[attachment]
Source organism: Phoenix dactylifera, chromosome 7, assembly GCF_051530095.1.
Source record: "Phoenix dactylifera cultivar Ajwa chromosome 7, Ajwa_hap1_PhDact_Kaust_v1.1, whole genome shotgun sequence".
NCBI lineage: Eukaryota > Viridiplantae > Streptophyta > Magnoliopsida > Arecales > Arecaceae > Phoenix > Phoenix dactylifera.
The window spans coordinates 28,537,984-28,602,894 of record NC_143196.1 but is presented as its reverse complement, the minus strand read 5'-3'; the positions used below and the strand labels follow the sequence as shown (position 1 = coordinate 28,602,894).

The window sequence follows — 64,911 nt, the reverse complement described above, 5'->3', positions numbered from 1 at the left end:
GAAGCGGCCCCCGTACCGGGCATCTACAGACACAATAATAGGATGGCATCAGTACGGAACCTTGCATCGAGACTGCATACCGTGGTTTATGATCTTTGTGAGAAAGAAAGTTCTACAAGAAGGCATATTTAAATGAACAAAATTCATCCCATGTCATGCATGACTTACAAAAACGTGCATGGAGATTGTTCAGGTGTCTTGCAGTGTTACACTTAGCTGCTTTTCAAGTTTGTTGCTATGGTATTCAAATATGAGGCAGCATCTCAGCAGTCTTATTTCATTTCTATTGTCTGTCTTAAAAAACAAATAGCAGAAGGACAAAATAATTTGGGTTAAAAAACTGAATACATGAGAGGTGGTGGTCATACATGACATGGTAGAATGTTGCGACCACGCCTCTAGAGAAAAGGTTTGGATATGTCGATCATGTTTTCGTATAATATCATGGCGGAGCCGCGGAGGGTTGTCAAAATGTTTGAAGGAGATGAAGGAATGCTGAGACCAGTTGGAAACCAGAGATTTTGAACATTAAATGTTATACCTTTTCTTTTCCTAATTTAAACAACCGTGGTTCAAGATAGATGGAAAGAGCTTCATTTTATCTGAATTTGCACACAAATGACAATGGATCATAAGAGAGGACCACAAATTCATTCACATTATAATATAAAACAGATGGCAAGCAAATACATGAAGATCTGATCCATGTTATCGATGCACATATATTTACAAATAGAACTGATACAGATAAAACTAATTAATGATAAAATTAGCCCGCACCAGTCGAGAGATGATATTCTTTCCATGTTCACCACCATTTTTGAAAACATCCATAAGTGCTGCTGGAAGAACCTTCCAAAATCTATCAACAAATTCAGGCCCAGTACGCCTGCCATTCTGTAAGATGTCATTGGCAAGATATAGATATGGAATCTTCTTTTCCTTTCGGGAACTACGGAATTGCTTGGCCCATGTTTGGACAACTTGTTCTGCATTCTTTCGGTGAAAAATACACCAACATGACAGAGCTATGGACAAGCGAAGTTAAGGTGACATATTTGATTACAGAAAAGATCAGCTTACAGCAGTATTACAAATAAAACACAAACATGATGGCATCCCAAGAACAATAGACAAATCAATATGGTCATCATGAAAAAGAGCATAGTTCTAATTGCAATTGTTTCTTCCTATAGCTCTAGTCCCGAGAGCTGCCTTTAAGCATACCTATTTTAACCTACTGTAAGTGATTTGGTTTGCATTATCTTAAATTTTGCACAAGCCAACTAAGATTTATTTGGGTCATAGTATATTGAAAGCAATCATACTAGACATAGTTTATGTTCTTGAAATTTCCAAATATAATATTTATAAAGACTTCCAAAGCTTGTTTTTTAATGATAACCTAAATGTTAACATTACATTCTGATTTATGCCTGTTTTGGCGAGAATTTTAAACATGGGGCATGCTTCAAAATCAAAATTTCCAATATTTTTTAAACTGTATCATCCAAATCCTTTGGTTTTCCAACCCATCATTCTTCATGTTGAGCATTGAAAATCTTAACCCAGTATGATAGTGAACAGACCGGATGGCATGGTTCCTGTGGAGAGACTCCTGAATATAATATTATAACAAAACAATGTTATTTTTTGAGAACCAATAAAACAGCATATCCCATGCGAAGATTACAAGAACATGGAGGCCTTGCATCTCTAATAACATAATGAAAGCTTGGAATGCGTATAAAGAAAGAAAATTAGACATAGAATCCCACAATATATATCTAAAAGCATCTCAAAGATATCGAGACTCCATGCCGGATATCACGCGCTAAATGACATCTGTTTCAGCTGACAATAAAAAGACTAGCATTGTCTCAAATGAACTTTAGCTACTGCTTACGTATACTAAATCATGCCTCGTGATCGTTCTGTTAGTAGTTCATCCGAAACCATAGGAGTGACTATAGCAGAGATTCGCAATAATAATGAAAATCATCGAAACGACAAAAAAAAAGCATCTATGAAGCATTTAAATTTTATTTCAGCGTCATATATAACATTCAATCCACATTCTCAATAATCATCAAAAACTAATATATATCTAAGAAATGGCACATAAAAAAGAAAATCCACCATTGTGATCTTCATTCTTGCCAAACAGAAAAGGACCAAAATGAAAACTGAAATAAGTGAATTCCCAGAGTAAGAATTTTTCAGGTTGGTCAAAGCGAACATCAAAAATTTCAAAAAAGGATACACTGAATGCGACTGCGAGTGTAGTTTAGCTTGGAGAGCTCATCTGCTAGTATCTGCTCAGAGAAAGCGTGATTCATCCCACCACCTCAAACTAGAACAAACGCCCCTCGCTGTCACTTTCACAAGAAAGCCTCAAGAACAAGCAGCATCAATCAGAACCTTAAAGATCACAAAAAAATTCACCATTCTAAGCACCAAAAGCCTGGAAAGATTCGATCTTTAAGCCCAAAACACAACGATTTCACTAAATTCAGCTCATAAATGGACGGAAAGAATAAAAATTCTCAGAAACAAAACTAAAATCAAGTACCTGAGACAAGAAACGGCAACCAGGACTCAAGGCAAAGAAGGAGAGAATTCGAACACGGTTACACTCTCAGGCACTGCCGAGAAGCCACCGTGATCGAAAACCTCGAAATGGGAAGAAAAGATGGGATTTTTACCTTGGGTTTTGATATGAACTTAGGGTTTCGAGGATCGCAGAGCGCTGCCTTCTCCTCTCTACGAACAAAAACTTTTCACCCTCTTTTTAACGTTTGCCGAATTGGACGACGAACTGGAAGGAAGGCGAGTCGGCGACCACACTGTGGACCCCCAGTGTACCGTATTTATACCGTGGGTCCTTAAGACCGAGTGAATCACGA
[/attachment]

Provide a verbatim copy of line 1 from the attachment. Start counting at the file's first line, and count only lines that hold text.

Source organism: Phoenix dactylifera, chromosome 7, assembly GCF_051530095.1.